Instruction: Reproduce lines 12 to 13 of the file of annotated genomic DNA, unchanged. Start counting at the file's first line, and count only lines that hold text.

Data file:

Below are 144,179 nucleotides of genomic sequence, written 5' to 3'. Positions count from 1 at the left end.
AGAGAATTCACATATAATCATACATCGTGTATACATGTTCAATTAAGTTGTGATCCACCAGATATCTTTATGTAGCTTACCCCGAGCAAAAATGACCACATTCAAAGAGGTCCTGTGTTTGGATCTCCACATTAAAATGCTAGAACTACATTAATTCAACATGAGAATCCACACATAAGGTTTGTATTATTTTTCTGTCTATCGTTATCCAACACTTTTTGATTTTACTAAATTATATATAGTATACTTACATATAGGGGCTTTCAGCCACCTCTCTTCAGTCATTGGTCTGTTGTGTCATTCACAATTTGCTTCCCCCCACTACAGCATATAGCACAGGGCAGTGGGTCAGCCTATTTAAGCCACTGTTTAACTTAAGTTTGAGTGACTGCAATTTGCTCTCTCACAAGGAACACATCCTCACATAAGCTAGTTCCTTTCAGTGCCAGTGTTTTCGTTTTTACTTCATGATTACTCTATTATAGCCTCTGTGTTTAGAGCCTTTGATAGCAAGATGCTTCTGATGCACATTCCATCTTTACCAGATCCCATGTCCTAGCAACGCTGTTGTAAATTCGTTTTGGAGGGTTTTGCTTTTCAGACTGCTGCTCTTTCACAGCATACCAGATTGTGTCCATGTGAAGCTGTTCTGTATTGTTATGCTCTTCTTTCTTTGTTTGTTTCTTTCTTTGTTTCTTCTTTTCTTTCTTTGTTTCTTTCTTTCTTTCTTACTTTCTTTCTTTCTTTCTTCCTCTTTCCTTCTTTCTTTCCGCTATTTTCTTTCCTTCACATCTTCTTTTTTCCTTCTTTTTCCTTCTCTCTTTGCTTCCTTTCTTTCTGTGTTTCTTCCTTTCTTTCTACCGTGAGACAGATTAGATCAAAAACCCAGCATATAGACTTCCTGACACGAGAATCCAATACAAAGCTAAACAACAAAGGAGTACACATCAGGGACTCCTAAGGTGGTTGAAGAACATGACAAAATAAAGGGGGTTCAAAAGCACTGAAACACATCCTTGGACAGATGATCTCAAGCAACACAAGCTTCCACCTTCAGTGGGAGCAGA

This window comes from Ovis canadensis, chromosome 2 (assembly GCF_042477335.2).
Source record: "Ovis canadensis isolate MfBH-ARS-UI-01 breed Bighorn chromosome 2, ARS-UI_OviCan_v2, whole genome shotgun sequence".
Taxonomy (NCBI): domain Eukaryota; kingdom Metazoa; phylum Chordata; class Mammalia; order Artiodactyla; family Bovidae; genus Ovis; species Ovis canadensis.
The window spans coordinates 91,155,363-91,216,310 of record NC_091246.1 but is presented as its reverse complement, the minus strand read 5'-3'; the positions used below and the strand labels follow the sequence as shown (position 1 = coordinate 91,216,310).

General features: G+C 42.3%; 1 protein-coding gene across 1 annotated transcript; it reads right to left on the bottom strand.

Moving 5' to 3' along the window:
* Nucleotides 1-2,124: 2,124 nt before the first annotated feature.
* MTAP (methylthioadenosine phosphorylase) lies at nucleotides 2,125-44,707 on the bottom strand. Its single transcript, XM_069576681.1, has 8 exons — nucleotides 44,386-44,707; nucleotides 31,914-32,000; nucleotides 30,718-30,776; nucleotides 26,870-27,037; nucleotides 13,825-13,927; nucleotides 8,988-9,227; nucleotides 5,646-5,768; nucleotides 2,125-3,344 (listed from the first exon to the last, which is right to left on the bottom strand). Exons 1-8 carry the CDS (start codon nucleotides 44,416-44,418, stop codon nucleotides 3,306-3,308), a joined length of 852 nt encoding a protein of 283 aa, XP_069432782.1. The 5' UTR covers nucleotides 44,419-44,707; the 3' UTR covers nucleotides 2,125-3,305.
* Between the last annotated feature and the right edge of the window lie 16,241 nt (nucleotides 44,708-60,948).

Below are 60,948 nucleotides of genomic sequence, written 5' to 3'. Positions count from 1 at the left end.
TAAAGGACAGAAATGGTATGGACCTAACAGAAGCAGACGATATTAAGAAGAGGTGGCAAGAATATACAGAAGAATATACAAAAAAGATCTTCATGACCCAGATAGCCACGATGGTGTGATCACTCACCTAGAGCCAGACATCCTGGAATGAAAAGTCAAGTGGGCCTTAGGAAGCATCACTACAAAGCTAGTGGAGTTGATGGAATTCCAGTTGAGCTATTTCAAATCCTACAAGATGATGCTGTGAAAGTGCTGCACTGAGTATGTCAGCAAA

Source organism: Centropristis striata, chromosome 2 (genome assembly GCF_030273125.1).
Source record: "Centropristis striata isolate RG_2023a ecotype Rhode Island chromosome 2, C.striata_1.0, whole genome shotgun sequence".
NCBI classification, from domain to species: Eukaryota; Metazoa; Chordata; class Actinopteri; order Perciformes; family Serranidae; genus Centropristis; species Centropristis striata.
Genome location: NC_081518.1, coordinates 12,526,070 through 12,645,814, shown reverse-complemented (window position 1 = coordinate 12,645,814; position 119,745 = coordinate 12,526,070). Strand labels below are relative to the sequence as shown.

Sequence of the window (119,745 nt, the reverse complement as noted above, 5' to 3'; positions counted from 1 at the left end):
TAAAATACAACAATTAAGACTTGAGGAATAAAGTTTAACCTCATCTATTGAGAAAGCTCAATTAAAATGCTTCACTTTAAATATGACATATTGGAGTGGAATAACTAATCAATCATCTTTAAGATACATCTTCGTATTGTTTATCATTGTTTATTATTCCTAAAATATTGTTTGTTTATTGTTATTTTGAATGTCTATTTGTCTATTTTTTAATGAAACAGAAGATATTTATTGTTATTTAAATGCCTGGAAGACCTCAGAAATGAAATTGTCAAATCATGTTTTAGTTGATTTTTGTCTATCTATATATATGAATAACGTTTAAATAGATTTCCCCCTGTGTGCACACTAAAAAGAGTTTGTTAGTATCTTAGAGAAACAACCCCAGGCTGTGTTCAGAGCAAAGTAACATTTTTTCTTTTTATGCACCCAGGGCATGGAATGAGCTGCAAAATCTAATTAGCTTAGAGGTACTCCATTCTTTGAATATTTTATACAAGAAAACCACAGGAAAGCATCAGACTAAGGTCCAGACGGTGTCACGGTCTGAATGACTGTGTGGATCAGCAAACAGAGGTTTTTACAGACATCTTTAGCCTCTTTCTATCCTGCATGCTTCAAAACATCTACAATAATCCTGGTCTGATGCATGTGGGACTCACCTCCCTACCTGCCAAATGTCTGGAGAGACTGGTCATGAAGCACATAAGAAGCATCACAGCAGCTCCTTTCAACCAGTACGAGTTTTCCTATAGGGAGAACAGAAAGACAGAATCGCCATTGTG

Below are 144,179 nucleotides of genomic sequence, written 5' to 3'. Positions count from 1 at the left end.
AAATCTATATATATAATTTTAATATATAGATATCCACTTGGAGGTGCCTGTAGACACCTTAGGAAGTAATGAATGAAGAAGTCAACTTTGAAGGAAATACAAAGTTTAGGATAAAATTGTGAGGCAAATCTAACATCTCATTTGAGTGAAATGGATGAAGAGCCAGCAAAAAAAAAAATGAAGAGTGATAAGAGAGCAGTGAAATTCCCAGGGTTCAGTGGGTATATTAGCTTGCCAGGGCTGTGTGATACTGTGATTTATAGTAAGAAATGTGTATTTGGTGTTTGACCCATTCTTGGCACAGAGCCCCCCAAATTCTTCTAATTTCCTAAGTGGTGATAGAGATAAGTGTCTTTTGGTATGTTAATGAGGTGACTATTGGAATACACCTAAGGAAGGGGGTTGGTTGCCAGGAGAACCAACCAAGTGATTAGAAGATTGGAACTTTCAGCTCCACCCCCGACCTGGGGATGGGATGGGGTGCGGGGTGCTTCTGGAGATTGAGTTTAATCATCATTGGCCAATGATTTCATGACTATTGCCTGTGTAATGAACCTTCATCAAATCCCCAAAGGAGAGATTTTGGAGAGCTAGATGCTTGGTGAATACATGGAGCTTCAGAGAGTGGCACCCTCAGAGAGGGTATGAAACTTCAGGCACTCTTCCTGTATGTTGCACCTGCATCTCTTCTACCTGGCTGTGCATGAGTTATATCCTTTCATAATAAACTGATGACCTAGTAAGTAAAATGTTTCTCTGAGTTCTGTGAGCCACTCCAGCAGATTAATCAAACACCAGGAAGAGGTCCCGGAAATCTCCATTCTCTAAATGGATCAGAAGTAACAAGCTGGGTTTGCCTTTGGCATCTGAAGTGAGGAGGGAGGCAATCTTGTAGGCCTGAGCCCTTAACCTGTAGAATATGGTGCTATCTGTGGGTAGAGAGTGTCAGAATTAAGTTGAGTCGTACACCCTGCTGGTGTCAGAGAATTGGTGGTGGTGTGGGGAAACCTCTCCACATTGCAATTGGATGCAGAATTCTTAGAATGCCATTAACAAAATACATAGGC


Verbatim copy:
Below are 60,948 nucleotides of genomic sequence, written 5' to 3'. Positions count from 1 at the left end.
TAAAGGACAGAAATGGTATGGACCTAACAGAAGCAGACGATATTAAGAAGAGGTGGCAAGAATATACAGAAGAATATACAAAAAAGATCTTCATGACCCAGATAGCCACGATGGTGTGATCACTCACCTAGAGCCAGACATCCTGGAATGAAAAGTCAAGTGGGCCTTAGGAAGCATCACTACAAAGCTAGTGGAGTTGATGGAATTCCAGTTGAGCTATTTCAAATCCTACAAGATGATGCTGTGAAAGTGCTGCACTGAGTATGTCAGCAAA